GENE (GENE)

GENE 367. Commercialization and Intellectual Property Management. 3 Units.

This interdisciplinary course covers a variety of topics, including principles of intellectual property and intellectual property management, business strategies and modeling relevant to the creation of start-up companies and exploitation of IP rights as they relate to biomedical-related inventions. The goal of this course is to address issues relating to the commercialization of biomedical-related inventions by exposing law students, MBA students, and Ph.D. candidates (in genetics and proteomics) to the challenges and opportunities encountered when attempting to develop biomedical intellectual property from the point of early discovery to the clinic and market. Specifically, this course seeks to provide students with the ability to value a given technological advance or invention holistically, focusing on issues that extend beyond scientific efficacy and include patient and practitioner value propositions, legal and intellectual property protection, business modeling, potential market impacts, market competition, and ethical, social, and healthcare practitioner acceptance. During this course, law students, MBA students, and Ph.D. candidates in genomics and proteomics will work in teams of five (two laws students, two MBA students and one Ph.D. candidate), focusing on issues of commercialization and IP management of biomedical-related inventions. The instructors will be drawn from the law school, business school, and technology-transfer office. Please visit the following website for more information: fusioninnovate.com. Offered as LAWS 5341, MGMT 467, GENE 367, GENE 467, EBME 467 and EECS 467.

GENE 451. A Data-Driven Introduction to Genomics and Human Health. 3 Units.

This course introduces the foundational concepts of genomics and genetic epidemiology through four key principles: 1) Teaching students how to query relational databases using Structure Query Language (SQL); 2) Exposing students to the most current data used in genomics and bioinformatics research, providing a quantitative understanding of biological concepts; 3) Integrating newly learned concepts with prior ones to discover new relationships among biological concepts; and 4) providing historical context to how and why data were generated and stored in the way they were, and how this gave rise to modern concepts in genomics. Offered as PQHS 451, GENE 451, and MPHP 451.

GENE 467. Commercialization and Intellectual Property Management. 3 Units.

This interdisciplinary course covers a variety of topics, including principles of intellectual property and intellectual property management, business strategies and modeling relevant to the creation of start-up companies and exploitation of IP rights as they relate to biomedical-related inventions. The goal of this course is to address issues relating to the commercialization of biomedical-related inventions by exposing law students, MBA students, and Ph.D. candidates (in genetics and proteomics) to the challenges and opportunities encountered when attempting to develop biomedical intellectual property from the point of early discovery to the clinic and market. Specifically, this course seeks to provide students with the ability to value a given technological advance or invention holistically, focusing on issues that extend beyond scientific efficacy and include patient and practitioner value propositions, legal and intellectual property protection, business modeling, potential market impacts, market competition, and ethical, social, and healthcare practitioner acceptance. During this course, law students, MBA students, and Ph.D. candidates in genomics and proteomics will work in teams of five (two laws students, two MBA students and one Ph.D. candidate), focusing on issues of commercialization and IP management of biomedical-related inventions. The instructors will be drawn from the law school, business school, and technology-transfer office. Please visit the following website for more information: fusioninnovate.com. Offered as LAWS 5341, MGMT 467, GENE 367, GENE 467, EBME 467 and EECS 467.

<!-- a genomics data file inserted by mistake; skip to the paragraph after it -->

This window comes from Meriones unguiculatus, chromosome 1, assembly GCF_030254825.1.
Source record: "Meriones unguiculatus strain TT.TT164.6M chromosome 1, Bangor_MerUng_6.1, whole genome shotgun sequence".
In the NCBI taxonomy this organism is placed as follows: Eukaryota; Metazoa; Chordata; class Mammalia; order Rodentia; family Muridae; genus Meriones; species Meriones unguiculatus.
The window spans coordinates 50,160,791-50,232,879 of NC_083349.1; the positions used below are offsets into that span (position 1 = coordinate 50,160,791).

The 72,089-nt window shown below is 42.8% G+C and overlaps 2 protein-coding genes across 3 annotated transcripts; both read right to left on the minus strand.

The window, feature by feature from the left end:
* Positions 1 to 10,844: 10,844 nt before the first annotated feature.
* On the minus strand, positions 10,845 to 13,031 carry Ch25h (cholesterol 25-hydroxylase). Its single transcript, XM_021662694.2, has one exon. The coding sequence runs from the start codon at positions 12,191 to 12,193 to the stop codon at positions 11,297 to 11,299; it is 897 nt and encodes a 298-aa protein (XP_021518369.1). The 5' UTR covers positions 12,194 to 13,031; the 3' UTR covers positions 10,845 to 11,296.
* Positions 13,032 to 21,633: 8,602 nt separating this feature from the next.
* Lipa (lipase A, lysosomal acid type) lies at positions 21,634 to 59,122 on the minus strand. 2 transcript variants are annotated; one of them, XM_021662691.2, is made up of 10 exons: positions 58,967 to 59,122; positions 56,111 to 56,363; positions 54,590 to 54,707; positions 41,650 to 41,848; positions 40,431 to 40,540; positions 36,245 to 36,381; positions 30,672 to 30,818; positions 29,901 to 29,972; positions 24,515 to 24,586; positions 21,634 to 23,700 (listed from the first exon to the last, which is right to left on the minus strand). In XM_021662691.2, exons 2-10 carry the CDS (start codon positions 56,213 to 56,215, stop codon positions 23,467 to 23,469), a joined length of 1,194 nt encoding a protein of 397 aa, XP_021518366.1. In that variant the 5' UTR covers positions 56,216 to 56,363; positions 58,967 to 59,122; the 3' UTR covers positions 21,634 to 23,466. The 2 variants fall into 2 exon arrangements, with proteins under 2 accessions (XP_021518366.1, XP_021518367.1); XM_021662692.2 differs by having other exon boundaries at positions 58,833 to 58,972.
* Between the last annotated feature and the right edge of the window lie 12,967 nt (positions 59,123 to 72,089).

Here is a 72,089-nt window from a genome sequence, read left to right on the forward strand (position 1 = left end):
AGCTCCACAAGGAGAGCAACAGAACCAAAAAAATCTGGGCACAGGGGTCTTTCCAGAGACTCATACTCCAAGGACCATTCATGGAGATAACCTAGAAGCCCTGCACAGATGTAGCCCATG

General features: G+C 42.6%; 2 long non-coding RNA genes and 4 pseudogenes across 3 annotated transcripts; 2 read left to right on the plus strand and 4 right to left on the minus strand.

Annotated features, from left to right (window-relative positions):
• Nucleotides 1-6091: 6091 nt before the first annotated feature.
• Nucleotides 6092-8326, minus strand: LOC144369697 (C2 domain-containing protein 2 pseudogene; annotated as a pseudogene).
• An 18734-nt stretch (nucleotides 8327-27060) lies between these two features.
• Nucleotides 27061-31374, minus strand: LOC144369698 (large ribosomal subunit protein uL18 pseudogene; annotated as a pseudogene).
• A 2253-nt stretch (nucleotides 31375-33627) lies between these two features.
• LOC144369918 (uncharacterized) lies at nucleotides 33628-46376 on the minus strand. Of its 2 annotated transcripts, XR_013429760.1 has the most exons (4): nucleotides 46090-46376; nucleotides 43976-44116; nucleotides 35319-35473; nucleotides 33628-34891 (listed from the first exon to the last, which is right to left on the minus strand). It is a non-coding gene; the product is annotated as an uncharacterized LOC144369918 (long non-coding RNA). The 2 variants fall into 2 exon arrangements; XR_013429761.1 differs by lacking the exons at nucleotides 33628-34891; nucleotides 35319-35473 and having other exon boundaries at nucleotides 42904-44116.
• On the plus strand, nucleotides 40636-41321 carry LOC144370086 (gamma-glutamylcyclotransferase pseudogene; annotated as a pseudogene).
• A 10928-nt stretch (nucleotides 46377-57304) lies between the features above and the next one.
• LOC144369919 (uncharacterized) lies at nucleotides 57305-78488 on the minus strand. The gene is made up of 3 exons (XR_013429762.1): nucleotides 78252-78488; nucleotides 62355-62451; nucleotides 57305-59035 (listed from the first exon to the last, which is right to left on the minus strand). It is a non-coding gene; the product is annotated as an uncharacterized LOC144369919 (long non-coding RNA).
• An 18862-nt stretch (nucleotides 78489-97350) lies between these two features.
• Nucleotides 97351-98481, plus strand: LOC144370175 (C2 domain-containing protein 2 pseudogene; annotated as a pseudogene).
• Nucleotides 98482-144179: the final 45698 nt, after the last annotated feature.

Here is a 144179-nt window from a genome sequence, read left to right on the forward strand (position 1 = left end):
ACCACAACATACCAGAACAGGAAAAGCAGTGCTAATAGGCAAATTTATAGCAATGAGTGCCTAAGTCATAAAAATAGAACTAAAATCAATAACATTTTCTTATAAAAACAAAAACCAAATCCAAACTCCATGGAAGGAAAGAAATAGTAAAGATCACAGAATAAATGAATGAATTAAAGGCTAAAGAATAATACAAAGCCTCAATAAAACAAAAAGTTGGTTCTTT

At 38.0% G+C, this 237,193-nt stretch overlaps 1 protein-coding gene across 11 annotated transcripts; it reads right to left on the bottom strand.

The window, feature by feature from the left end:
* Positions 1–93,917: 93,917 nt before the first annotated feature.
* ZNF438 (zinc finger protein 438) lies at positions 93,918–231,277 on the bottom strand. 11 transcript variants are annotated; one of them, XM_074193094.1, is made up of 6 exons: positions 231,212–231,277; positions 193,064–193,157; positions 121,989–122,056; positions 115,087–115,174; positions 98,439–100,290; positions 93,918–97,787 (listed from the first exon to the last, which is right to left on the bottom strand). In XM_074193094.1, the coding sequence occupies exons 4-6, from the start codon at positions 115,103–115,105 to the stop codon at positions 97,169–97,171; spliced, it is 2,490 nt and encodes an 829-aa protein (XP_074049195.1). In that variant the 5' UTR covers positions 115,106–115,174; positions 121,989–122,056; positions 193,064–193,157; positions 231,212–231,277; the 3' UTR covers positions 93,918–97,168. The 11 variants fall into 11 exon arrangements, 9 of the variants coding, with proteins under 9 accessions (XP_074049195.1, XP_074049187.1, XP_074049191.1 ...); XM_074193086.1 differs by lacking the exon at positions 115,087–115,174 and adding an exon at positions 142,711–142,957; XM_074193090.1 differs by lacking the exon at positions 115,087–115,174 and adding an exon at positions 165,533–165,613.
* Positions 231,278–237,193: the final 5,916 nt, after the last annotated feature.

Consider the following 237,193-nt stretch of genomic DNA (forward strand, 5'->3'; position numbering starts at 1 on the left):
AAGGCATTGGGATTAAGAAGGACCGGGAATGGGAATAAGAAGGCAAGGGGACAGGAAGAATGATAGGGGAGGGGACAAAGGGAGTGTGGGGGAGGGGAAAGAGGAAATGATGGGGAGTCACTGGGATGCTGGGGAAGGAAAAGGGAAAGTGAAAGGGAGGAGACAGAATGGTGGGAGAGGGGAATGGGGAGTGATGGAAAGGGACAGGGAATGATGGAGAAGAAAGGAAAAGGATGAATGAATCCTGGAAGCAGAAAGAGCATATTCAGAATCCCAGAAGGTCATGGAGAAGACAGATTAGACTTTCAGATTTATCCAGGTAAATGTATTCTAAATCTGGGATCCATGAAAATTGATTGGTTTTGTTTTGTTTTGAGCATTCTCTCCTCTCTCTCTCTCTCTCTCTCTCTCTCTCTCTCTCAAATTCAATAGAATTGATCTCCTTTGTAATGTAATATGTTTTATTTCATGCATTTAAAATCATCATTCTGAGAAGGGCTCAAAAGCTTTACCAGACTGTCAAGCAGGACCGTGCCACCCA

GENE 488. Yeast Genetics and Cell Biology. 3 Units.

This seminar course provides an introduction to the genetics and molecular biology of the yeasts S. cerevisiae and S. pombe by a discussion of current literature focusing primarily on topics in yeast cell biology. Students are first introduced to the tools of molecular genetics and special features of yeasts that make them important model eukaryotic organisms. Some selected topics include cell polarity, cell cycle, secretory pathways, vesicular and nuclear/cytoplasmic transport, mitochondrial import and biogenesis, chromosome segregation, cytoskeleton, mating response and signal transduction. Offered as CLBY 488, GENE 488, MBIO 488, and PATH 488.